Also the European Commission is investing in blue skills. The Blue Careers projects – part of an €18 million injection in the blue economy – promote local, regional and transnational cooperation to close the skills gap, tackle unemployment and raise the attractiveness of "blue careers" among students.
It’s not the only recent policy initiative from the Commission to help foster growth of the blue economy. Commissioner Vella: “We know that there is an important financing gap, especially for small and medium-sized blue economy enterprises. The needs are huge. That is why we organise BlueInvest. It is also why we are working with the European Investment Bank, to set up a blue economy investment platform. Already this year we will launch an assistance platform to monitor and coach projects so they can reach maturity and investment readiness quickly.”
Emma Navaro, newly appointed Vice President of the EIB: “We have financed two thirds of the offshore wind projects in the EU, totalling some 3.6 billion euros. Also other sectors benefit from the EIB’s support in the form of direct loans, equity, guarantees…” As the European Commission, the EIB is one of the founders of the Sustainable Blue Economy financing principles, an initiative that aims to become the global “gold standard” for green investment in the ocean economy.
But while the European Commission is bringing transparency to the private market with this event, shouldn’t it also improve access to its own funds? An often-heard frustration is that the European public funding environment tends to favour large companies, able to manage the complex application procedures. EASME, the European Commission’s hub for SMEs, acts on the frontline of EU public finance. They guide small and medium-sized companies to the right financing instrument, whether it’s EMFF, Horizon2020, LIFE, or the SME instrument. Much welcomed support, as proven from their ever busy EU corner here at the event, where companies could get one-on-one advice on how to benefit from all the possible types of support the EU has on offer. Darko Manakovski from RARE holds a different opinion. “The EU should not focus on funding very small companies, as the administrative burden will always be too high. The real gains are in helping these entrepreneurs understand what the problems are, to provide the data they need to develop solutions, and connect them with those that have the capital. And the Commission is doing a good job at that”.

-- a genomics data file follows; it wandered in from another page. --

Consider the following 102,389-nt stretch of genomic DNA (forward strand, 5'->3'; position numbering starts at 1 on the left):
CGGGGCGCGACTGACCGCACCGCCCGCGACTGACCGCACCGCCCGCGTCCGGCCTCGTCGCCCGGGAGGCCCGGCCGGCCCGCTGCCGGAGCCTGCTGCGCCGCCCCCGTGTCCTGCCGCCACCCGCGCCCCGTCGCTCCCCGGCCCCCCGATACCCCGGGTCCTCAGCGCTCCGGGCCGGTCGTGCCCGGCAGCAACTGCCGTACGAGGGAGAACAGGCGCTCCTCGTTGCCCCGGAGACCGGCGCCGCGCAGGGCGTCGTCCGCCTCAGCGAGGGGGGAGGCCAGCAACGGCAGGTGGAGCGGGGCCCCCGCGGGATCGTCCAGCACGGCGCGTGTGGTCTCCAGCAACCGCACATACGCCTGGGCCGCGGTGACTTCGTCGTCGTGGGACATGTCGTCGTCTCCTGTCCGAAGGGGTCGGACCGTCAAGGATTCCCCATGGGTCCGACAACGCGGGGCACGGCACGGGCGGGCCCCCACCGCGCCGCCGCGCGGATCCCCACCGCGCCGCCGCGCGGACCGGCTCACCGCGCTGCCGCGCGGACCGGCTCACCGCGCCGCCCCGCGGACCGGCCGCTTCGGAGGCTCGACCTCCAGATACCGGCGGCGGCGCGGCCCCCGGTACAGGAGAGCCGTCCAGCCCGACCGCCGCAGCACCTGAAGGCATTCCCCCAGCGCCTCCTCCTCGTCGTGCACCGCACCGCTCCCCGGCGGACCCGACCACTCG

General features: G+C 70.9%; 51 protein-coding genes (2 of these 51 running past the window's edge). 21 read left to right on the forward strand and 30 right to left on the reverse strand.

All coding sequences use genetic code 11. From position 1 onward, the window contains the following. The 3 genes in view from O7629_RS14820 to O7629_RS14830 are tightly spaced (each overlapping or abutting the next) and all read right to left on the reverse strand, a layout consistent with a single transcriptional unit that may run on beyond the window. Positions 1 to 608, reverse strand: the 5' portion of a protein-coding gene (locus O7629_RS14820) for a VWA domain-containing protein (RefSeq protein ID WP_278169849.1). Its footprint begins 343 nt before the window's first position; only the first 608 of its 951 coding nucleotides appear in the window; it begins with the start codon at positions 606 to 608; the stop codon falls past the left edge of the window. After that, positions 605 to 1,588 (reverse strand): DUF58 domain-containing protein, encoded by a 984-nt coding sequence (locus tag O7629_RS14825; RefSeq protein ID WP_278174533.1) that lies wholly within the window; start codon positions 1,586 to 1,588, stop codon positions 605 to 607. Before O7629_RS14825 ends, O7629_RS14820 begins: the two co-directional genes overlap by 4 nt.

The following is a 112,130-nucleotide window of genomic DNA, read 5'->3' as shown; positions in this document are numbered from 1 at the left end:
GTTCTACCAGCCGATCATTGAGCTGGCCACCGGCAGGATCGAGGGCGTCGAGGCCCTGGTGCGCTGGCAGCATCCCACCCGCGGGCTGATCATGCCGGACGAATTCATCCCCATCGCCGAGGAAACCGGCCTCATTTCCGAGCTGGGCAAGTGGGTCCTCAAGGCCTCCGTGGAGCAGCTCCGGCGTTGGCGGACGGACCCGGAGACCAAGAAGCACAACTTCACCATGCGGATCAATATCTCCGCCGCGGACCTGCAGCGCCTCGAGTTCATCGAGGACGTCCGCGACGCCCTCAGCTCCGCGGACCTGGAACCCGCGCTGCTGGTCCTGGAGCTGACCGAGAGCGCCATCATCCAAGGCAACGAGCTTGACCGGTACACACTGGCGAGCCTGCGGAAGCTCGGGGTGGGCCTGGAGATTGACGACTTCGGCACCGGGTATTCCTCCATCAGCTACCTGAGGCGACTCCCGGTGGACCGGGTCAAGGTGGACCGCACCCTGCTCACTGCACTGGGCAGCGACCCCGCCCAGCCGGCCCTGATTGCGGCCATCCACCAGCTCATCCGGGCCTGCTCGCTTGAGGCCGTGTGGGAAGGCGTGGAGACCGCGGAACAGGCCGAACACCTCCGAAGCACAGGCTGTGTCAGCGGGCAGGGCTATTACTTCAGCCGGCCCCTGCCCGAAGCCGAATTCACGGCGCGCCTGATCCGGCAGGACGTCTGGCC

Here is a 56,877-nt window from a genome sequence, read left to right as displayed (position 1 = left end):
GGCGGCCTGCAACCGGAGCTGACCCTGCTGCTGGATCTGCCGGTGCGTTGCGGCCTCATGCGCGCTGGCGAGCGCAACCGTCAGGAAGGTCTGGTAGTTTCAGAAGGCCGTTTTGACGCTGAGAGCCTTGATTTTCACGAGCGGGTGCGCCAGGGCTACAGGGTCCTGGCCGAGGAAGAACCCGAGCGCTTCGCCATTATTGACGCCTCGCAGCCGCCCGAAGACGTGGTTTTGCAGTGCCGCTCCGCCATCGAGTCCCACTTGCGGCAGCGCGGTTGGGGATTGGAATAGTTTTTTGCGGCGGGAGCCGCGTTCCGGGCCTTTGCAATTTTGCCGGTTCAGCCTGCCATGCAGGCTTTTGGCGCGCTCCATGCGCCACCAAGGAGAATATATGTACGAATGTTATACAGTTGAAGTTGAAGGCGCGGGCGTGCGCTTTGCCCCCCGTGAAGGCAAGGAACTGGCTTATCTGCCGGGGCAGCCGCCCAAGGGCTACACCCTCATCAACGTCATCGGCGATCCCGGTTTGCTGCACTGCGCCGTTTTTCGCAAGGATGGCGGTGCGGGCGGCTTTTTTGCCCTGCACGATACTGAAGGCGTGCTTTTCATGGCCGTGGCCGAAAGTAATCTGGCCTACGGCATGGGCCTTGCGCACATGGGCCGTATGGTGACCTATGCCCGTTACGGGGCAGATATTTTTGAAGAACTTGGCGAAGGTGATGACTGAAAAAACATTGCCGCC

While we’re not sure about the first part of his quote, we can only support the latter.